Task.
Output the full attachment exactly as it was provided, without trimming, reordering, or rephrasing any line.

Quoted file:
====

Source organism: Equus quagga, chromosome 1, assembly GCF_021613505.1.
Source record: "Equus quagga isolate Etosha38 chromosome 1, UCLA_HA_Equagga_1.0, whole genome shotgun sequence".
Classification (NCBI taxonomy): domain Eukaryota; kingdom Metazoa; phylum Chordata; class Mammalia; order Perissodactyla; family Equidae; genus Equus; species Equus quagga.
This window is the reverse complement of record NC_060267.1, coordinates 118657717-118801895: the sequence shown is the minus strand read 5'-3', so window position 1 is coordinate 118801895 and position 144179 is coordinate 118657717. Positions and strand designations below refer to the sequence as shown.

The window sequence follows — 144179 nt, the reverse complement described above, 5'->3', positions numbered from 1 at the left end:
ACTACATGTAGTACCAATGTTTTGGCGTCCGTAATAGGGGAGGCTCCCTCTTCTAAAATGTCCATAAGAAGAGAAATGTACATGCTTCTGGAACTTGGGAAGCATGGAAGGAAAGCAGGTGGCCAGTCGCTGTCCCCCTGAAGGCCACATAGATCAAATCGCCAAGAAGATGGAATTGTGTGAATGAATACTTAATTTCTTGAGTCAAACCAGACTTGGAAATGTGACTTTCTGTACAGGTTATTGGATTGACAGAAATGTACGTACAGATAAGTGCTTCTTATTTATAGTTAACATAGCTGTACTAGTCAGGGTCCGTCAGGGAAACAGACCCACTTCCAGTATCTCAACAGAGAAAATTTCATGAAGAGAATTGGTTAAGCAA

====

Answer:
Source organism: Equus quagga, chromosome 1, assembly GCF_021613505.1.
Source record: "Equus quagga isolate Etosha38 chromosome 1, UCLA_HA_Equagga_1.0, whole genome shotgun sequence".
Classification (NCBI taxonomy): domain Eukaryota; kingdom Metazoa; phylum Chordata; class Mammalia; order Perissodactyla; family Equidae; genus Equus; species Equus quagga.
This window is the reverse complement of record NC_060267.1, coordinates 118657717-118801895: the sequence shown is the minus strand read 5'-3', so window position 1 is coordinate 118801895 and position 144179 is coordinate 118657717. Positions and strand designations below refer to the sequence as shown.

The window sequence follows — 144179 nt, the reverse complement described above, 5'->3', positions numbered from 1 at the left end:
ACTACATGTAGTACCAATGTTTTGGCGTCCGTAATAGGGGAGGCTCCCTCTTCTAAAATGTCCATAAGAAGAGAAATGTACATGCTTCTGGAACTTGGGAAGCATGGAAGGAAAGCAGGTGGCCAGTCGCTGTCCCCCTGAAGGCCACATAGATCAAATCGCCAAGAAGATGGAATTGTGTGAATGAATACTTAATTTCTTGAGTCAAACCAGACTTGGAAATGTGACTTTCTGTACAGGTTATTGGATTGACAGAAATGTACGTACAGATAAGTGCTTCTTATTTATAGTTAACATAGCTGTACTAGTCAGGGTCCGTCAGGGAAACAGACCCACTTCCAGTATCTCAACAGAGAAAATTTCATGAAGAGAATTGGTTAAGCAA